By Mariah Alanskas, Kent State NewsLab/Ideastream
About 20 minutes from East Palestine in Leetonia, Ohio, Norfolk Southern trains speed through a new AI inspection portal.
The technology acts as a high-speed safety “toll booth” for trains. As each train passes through the portal, 42 stadium lights flash on as 38 high-resolution cameras take photos at all angles for inspection.
The two portals stand over two parallel tracks made for trains running in opposite directions.
According to Norfolk Southern’s vice president of safety, John Fleps, the portals are the first of their kind.
“We had a 140-car train travel through this site at track speed, which was over 40 miles an hour,” Fleps said.
As the trains rush through the flash of lights, the cameras capture around 1,000 pictures per rail car.
“We’re able to digest that, consume that, extract intelligence from it and then get that to the people who can act on it,” Fleps said.
The cameras are meant to pick up anything that the inspection crew missed as they walked up and down the train checking for things like worn, broken parts. It is meant to be an extra “safety net” for the trains, but not replace staff, Fleps said.
New tech may help improve inspections
This technology has been in the works since 2020. The first portal was meant to be placed in Atlanta, where Norfolk Southern is based. But according to Fleps, the February derailment of a Norfolk Southern train in East Palestine accelerated the portal’s development and its move to the small village of Leetonia.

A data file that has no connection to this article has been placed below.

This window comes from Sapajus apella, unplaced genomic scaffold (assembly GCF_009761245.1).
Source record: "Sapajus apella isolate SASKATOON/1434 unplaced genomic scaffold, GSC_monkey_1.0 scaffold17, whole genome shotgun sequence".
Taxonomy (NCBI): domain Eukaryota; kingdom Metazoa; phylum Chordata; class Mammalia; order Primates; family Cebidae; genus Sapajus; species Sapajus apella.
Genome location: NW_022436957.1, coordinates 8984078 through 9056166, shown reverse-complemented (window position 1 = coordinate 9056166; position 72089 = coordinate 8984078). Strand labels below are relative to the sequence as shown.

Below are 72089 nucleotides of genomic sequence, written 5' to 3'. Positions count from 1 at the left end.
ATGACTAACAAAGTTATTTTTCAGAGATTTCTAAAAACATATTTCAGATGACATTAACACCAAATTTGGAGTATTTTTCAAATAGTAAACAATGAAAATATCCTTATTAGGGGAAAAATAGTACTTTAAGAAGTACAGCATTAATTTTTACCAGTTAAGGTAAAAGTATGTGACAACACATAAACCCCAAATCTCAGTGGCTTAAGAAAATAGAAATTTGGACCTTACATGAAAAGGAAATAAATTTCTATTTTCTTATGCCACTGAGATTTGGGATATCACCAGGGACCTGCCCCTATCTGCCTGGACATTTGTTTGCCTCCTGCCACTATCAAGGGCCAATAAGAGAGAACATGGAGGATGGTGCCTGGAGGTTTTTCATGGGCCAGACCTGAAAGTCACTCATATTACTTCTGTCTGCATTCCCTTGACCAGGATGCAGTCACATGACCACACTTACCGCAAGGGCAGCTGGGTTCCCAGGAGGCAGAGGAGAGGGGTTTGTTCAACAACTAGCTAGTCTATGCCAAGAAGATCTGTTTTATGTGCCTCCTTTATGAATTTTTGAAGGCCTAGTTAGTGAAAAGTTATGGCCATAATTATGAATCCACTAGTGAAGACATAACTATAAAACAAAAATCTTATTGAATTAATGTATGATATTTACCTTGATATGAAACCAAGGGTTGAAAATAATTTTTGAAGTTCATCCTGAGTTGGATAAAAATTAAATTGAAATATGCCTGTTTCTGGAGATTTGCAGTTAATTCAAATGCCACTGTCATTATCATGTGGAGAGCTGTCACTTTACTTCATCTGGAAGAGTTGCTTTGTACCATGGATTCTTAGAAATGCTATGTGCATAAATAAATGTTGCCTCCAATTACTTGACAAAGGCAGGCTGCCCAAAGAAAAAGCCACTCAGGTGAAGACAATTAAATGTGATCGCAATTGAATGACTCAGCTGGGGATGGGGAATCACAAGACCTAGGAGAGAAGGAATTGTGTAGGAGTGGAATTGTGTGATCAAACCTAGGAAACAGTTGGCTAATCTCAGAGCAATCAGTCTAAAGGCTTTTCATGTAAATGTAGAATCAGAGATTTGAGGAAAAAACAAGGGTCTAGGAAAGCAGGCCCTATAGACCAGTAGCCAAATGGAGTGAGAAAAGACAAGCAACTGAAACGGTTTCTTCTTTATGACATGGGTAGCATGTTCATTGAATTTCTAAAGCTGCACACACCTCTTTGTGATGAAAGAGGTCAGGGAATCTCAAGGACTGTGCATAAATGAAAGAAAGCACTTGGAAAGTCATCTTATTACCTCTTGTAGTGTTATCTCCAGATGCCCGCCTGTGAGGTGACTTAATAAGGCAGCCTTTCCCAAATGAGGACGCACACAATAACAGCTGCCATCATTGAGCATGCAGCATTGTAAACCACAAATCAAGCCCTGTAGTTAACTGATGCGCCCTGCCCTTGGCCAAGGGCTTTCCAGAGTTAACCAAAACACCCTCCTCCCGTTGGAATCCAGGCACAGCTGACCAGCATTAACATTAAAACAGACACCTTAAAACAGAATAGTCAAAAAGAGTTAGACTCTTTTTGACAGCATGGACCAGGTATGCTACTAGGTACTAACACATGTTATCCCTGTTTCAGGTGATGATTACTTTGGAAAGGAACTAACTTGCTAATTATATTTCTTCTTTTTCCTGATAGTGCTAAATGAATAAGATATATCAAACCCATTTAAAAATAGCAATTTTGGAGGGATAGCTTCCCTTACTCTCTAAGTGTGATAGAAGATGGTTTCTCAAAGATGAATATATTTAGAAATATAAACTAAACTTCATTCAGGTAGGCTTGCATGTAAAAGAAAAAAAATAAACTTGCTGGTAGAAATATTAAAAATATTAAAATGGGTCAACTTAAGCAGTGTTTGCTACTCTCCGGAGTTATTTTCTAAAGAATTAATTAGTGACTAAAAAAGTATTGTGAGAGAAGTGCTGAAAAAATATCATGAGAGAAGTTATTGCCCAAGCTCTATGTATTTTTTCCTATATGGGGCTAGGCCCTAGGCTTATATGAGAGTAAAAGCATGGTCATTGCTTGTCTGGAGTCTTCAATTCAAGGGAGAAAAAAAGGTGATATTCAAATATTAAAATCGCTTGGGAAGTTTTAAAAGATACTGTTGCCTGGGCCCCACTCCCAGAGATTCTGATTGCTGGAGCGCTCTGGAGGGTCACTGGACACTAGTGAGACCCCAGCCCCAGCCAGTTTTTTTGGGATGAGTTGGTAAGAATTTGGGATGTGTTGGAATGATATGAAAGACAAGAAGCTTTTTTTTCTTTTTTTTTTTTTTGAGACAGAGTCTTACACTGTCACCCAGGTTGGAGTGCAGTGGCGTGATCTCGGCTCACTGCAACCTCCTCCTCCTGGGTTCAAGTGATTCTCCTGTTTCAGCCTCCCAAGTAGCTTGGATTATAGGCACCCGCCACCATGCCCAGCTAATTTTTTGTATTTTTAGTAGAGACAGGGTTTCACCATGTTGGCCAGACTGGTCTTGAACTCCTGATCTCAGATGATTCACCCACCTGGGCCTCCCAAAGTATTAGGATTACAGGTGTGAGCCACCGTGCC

Immediately after the East Palestine derailment — which is suspected to have been caused by the failure of a train car’s axle after an overheated wheel bearing went undetected until it was too late — conversations around rail industry safety came to the forefront of public discussion.
The federal government held hearings on what had gone wrong and released a report on the “safety culture” at Norfolk Southern. Since then, several politicians have introduced legislation to regulate railroads more strictly.
In addition to its new inspection technology, Norfolk Southern has introduced a “Six-Point Safety Plan,” with promises to “work with the industry on practices” surrounding heat bearing and acoustic bearing detectors.
Heat bearing detectors, also known as hot box detectors or wayside detectors, identify issues in trains as they pass by using temperature. Acoustic bearing detectors use sound to identify problems.
“What we’re doing to enhance our wayside detector network is about a $50 million investment over the course of two years,” Fleps said in October. “That’s our 17 digital train inspection portals. That’s the 250-plus hot bearing detectors. We’re also installing other wayside detection equipment that’s designed to find problems like we had in East Palestine, called acoustic bearing detectors. We’ve got 17 of those that are installed and up and running already since March of this year.”
Still no government regulations for detectors
However, when it comes to these detectors — or even Norfolk Southern’s AI inspection portal in Leetonia — there are no government regulations yet, only rail industry recommendations and best practices.
Mike Efaw is the legislative director of the Brotherhood of Railroad Signalmen, a union that represents over 10,000 workers responsible for the movement of trains. He said a lack of regulation can make it hard to hold companies like Norfolk Southern accountable.